Today I wanted to write a bash script that checks if an input matches an AWS UserPool ClientId. Since AWS documentation kindly provides [\w_]+ as a regular expression pattern, I wanted to take this shortcut and use the pattern.

After cooking the bash script I was wondering why the test string didn’t work although every online regular expression tool stated the opposite.


if [[ ! "$testStr" =~ $why_is_this_regex_not_working ]]; then
    echo "${testStr} NOT MATCHING ${why_is_this_regex_not_working}"

After some research I found this statement from MDN docs

\w matches any alphanumeric character from the basic Latin alphabet, including the underscore. Equivalent to [A-Za-z0-9_].

So I implemented the equivalent [A-Za-z0-9_] and it worked like a charm.

But why was \w not working ?

It turns out that the character class \w is an enhanced feature of re_format which is not implemented in every regex engine. So which engine is used by bash ?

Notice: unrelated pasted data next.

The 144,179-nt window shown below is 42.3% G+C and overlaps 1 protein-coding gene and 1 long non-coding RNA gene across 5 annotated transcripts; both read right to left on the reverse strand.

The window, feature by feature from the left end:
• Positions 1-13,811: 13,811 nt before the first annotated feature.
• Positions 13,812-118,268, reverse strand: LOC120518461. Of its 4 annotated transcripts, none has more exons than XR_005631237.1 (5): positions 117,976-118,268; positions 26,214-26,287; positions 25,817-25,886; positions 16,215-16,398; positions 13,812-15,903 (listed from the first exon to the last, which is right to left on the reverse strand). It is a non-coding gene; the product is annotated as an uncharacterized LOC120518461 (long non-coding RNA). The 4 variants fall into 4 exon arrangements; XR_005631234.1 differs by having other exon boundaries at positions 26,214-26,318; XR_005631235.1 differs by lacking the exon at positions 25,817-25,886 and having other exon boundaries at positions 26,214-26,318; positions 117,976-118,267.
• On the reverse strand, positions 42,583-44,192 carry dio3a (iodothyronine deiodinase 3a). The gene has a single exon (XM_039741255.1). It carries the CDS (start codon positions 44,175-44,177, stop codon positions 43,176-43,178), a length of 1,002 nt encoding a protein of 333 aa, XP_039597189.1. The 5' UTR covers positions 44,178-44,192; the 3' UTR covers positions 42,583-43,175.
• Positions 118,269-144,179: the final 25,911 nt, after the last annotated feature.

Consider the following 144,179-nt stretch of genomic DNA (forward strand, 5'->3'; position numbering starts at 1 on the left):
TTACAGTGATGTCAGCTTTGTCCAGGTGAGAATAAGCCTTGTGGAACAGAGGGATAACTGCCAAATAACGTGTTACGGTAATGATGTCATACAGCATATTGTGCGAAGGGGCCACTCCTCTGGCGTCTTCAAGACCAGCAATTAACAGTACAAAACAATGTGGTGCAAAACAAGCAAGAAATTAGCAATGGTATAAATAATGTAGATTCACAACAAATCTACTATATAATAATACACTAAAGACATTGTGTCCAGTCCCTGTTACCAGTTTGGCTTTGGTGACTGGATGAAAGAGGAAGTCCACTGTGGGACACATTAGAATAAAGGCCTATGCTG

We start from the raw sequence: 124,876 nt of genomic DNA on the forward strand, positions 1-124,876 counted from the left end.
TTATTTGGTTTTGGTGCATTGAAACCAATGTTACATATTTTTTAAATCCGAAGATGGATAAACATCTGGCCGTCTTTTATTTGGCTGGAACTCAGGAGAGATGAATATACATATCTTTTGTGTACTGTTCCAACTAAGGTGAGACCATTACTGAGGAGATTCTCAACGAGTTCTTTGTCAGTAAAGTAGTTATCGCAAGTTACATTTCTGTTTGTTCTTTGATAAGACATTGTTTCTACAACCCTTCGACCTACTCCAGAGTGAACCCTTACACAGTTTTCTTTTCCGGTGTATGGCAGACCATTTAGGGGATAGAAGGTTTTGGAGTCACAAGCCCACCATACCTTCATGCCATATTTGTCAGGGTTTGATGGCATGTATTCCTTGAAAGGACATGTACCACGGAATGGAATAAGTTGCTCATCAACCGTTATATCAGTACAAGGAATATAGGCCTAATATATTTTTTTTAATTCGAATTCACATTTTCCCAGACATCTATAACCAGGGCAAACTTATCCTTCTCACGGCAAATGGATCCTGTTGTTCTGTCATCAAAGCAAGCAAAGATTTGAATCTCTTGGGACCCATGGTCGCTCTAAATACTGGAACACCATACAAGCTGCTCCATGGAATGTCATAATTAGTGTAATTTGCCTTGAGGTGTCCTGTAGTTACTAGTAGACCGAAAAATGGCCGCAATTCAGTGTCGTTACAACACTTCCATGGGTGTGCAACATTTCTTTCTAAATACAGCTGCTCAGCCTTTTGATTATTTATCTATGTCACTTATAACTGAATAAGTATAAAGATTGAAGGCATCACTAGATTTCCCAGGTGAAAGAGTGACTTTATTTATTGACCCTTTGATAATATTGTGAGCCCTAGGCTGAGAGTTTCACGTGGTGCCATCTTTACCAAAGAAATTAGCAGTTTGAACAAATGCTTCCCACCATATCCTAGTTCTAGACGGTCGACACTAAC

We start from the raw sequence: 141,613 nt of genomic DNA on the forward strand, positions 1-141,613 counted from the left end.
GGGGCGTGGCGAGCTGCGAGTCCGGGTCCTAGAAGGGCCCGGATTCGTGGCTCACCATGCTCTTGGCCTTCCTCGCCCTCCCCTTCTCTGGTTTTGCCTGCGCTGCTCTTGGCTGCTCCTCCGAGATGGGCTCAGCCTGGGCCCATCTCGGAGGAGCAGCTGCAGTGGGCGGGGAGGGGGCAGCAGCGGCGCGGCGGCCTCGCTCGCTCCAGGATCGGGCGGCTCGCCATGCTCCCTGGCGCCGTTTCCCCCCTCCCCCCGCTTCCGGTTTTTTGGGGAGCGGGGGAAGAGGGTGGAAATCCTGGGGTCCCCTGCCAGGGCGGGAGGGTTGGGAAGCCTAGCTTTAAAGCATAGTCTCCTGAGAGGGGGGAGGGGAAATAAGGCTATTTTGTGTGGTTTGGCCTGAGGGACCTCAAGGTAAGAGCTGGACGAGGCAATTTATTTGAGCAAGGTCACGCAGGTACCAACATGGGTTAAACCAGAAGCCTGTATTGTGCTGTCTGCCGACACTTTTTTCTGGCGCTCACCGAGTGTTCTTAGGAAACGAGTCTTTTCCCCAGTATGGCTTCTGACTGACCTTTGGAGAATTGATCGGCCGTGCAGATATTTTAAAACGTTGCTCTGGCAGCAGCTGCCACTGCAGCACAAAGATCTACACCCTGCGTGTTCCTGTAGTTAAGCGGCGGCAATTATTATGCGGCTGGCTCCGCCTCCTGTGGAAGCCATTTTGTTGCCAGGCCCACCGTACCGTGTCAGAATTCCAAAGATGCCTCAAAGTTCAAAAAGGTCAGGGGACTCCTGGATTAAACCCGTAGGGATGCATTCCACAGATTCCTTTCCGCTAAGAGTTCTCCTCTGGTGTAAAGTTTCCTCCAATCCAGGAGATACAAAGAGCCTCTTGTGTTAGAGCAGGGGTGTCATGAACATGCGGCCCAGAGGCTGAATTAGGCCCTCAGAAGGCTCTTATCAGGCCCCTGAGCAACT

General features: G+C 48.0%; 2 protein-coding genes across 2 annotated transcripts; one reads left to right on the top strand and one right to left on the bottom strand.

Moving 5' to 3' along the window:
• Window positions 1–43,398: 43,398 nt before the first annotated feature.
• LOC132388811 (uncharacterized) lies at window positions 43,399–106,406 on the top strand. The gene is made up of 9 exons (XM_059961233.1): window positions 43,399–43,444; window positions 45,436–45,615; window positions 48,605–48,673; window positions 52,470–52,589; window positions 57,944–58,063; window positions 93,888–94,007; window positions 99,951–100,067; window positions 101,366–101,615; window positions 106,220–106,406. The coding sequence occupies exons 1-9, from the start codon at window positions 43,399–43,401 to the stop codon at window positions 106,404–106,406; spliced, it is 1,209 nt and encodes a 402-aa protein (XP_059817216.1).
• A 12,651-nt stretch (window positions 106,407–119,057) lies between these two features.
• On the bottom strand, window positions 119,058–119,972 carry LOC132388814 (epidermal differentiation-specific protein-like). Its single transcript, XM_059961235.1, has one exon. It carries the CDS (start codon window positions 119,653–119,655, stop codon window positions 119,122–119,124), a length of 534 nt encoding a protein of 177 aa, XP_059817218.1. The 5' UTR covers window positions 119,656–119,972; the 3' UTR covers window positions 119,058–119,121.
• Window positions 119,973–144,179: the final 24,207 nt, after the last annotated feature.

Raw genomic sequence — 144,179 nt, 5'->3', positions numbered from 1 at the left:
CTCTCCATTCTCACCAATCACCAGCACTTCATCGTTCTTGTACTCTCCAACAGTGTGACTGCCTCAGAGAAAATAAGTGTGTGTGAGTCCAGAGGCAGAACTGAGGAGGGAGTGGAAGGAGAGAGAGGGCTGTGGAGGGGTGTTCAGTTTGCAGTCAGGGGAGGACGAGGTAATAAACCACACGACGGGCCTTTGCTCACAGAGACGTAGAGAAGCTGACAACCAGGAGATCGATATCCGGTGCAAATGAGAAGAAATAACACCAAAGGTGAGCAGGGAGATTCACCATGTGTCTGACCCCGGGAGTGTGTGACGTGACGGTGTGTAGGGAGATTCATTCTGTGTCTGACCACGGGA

Reading man bash

An additional binary operator, =~, is available, with the same precedence as == and !=. When it is used, the string to the right of the operator is considered an extended regular expression and matched accordingly (as in regex(3)).

Reading man regex

These routines implement IEEE Std 1003.2 (“POSIX.2”) regular expressions (“RE”s); see re_format(7).

Reading man regex

Regular expressions (“REs”), as defined in IEEE Std 1003.2 (“POSIX.2”), come in two forms: modern REs (roughly those of egrep(1); 1003.2 calls these “extended” REs) and obsolete REs (roughly those of ed(1); 1003.2 “basic” REs)

So it appears that the regex engine used by my bash on mac m1 implements 1003.2 “basic” REs and thus does not support \w.

Perl obviously does:

$ perl -e 'print "Matched" if "abc123" =~ /^[\w_]+$/;'

Using the POSIX Basic Regular Expression class [:alnum:] or the range notation [A-Za-z0-9] solved the issue.


if [[ ! "$testStr" =~ $not_working_regex ]]; then
    echo "${testStr} NOT MATCHING ${not_working_regex}"

if [[ ! "$testStr" =~ $working_regex ]]; then
    echo "${testStr} NOT MATCHING ${working_regex}"

if [[ ! "$testStr" =~ $working_posix_regex ]]; then
    echo "${testStr} NOT MATCHING ${working_posix_regex}"